Carl Linnaeus is also credited with establishing a classification system. He not only gave names to all the known plants of his day (later also animals and minerals), but also placed the plants in a system relative to other plants, a system that was endless expandable. Linnaeus’ contribution was in bringing order by placing plants into the families, genera, species (Kingdom, Division, Class, Order, Family, Genus and Species) classification we know today. Linnaeus classified plants according to the Sexual System, upon similarities of pistils and stamens, so named after the then recent discovery that plants had reproductive systems.

As the centuries passed, man’s ability to more closely look and observe a plant and its characteristics has increased. Often there is no single feature that only identifies a plant as belonging in this species or a new species. It is still somewhat judgmental. With the advances in microscopic techniques today, comparisons of cytology, chromosomes, and DNA aid in determining classification. Although the Sexual System is not used as the basis in plant classification, Linnaeus’ classification structure is still in place. Changes are made each year, transferring a plant from one genus to another, and rarely, from one family to another. These changes are minor.

Rudimentary Aspects of Botanic Latin

Although Botanic Latin is a comprehensive system, gardeners need only be concerned with the plants genus, species and sub species name. The Family classification is of interest when looking for plant allies. To better understand this gardener’s language, there are just a few things to remember.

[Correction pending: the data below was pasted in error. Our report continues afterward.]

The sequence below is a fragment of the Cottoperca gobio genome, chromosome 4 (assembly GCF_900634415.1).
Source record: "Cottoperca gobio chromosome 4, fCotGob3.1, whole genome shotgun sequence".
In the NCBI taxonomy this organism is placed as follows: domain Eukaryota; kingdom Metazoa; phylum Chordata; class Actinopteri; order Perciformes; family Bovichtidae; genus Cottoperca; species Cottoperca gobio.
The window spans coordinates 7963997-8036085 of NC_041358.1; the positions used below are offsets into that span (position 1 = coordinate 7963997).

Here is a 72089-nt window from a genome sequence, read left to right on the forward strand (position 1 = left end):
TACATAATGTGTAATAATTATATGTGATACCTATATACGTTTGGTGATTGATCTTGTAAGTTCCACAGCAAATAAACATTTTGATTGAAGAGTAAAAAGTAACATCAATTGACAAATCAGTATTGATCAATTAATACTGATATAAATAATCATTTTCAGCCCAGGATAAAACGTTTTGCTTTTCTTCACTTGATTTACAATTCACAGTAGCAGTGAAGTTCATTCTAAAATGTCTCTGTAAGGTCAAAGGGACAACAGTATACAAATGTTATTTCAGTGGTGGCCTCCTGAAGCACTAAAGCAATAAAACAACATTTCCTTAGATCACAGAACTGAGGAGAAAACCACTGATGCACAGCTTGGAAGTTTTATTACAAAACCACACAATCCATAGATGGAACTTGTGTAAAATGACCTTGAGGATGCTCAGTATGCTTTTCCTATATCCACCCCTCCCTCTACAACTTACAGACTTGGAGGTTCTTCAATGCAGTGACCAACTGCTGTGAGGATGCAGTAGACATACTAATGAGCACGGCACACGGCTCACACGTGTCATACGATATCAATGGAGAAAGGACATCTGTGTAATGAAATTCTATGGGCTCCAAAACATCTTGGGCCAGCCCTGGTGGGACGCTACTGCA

• Plant names are in Latin form, but botanic Latin is not classical Latin. These Latin or Latinized names may have special plant meaning: botanic Latin.
  • Family names end with the suffix “-aceae”, which means, “of the family of”.
  • Genera or genus is defined as “a group of plants with similarities in flower form and often in general appearance, growth habit and cultural requirements.” (How Plants Get Their Names, Liberty Hyde Bailey, 1963).
  • Plants are then further broken down into the species classification. Species “is a kind of plant or animal that is distinct from other kinds in marked or essential features that has good characteristics of identification, and that may be assumed to represent in nature a continuing succession of individuals from generation to generation.”(Bailey). That is, species are reproduced or reproducible in nature.
  • The genus comes first and is always capitalized and italicized. Some are actual Latin words, the majority are Greek words. Nearly all genus names have been given an ending to make them look like Latin; they are Latinized. Genus is singular form, genera is plural.
  • Species names are often genuine Latin, an adjective, and with botanic meaning. What this means, is that the species names is usually descriptive in nature. It may describe the shape of the leaf or some other plant characteristic such as the flower, color or bloom season or the plant as a whole. The species name may be a Latinized name of a person or place, and not necessarily the location the plant is native.
  • Species names are not capitalized; even proper names, and they are italicized. Species is used for both singular and plural references.